Medieval Metaphysics II

Things, non-things, God and time

Authored by: John Marenbon

The Routledge Companion to Metaphysics

Print publication date:  April  2009
Online publication date:  April  2009

Print ISBN: 9780415396318
eBook ISBN: 9780203879306
Adobe ISBN: 9781134155866

10.4324/9780203879306.ch6

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Abstract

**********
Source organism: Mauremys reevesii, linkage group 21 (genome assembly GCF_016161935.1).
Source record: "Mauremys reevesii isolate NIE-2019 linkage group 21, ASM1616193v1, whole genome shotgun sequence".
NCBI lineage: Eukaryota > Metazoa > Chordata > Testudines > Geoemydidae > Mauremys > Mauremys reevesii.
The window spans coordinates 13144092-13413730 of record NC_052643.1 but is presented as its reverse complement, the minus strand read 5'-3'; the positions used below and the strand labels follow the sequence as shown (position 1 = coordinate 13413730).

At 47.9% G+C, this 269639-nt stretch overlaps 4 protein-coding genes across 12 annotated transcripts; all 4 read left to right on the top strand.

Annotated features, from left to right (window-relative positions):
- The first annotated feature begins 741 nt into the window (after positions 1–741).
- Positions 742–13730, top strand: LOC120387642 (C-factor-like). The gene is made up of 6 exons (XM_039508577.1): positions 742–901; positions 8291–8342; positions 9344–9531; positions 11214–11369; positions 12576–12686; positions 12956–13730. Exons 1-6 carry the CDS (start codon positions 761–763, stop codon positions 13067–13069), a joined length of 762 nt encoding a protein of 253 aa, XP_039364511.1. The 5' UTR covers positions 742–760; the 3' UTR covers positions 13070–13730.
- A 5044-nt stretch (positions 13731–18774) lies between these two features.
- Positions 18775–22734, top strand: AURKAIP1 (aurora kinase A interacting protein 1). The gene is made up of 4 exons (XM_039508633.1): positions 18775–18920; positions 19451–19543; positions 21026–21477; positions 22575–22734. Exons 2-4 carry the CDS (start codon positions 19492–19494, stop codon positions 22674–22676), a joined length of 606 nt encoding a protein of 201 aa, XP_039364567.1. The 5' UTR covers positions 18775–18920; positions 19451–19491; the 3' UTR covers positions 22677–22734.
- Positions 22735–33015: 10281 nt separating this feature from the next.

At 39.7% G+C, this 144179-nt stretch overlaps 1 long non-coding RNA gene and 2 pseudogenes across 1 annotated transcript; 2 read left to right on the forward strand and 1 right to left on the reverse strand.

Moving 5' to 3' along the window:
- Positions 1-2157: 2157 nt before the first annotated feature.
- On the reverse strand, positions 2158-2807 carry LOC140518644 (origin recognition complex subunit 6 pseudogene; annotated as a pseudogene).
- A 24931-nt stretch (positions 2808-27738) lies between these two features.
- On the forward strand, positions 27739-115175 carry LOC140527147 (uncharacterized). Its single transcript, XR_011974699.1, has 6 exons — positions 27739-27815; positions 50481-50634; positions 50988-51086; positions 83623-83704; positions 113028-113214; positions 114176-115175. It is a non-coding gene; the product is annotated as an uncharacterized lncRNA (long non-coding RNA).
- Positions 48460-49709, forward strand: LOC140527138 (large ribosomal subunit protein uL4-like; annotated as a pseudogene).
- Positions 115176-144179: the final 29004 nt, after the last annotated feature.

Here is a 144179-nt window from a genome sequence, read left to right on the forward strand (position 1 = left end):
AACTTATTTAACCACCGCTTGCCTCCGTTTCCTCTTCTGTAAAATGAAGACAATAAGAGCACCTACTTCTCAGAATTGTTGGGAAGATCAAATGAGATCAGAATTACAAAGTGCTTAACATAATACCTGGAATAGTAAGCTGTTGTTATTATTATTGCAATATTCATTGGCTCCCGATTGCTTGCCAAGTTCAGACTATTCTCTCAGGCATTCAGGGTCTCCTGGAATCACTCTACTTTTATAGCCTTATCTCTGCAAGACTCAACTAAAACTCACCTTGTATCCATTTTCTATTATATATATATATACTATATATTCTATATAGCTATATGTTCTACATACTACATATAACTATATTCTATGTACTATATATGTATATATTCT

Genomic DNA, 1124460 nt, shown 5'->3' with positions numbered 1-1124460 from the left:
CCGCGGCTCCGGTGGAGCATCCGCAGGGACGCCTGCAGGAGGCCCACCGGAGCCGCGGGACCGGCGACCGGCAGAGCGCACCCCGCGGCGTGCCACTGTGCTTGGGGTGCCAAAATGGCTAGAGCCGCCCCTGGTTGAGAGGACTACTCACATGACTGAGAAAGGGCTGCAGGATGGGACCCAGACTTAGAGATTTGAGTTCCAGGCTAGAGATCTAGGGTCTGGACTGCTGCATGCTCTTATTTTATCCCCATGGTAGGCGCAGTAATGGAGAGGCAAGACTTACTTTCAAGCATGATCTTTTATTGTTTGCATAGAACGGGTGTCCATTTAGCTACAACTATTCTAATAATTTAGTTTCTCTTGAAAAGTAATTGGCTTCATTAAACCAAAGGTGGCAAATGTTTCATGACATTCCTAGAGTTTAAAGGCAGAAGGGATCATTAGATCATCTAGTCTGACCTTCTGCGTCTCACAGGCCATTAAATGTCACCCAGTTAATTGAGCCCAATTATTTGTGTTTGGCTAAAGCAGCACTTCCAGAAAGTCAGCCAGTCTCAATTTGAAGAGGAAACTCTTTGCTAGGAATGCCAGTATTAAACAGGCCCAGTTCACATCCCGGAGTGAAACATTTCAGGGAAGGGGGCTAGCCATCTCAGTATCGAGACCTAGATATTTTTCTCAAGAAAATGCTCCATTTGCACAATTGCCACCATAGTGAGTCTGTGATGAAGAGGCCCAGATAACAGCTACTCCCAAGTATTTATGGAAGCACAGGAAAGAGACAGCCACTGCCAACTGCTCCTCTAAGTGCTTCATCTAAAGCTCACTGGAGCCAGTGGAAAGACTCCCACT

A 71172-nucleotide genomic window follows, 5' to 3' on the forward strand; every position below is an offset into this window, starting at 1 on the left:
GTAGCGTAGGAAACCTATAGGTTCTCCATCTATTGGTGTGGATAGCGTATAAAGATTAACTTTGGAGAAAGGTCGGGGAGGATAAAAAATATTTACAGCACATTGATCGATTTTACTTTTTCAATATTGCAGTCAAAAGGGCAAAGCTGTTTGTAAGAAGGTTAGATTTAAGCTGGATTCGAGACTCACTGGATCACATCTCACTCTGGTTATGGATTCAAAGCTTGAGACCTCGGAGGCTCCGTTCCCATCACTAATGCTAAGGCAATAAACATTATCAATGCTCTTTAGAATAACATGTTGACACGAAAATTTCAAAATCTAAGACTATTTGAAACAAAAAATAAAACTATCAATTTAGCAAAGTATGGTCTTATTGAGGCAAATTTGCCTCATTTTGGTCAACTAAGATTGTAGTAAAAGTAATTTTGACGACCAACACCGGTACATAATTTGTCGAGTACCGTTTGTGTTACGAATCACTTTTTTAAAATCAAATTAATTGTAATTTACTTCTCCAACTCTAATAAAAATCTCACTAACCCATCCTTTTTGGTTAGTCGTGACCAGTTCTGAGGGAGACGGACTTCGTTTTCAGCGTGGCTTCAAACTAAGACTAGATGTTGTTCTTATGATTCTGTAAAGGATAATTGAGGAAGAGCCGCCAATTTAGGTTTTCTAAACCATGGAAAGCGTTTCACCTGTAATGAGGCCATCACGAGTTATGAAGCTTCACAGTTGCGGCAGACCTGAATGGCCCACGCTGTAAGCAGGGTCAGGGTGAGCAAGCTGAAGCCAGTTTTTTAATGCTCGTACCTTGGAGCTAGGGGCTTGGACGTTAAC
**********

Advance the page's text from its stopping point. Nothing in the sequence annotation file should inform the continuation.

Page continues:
On a narrow conception, metaphysics in the Middle Ages was the subject called by that name and directly linked to Aristotle’s Metaphysics. On a wider conception, it includes both that subject and medieval treatments of whatever topics are now considered metaphysical. I shall follow the wider conception here, but very selectively. My aim is to give an impression of the range and complexity of medieval metaphysics, not by setting out themes or positions in the manner of an encyclopaedia, but by looking a little more closely at a few texts or passages. In the first section I shall discuss accounts of the basic constituents of things, before and then after Aristotle’s Metaphysics became current. It will also give the chance to look at the debate over the subject of metaphysics and the relationship between metaphysics and theology. In the second section, I discuss some accounts of non-things – items that seem to figure in an ontology, without being considered properly speaking as entities. In the third section, I look at a central issue in the medieval philosophy of time: how is the notion of eternity to be understood?

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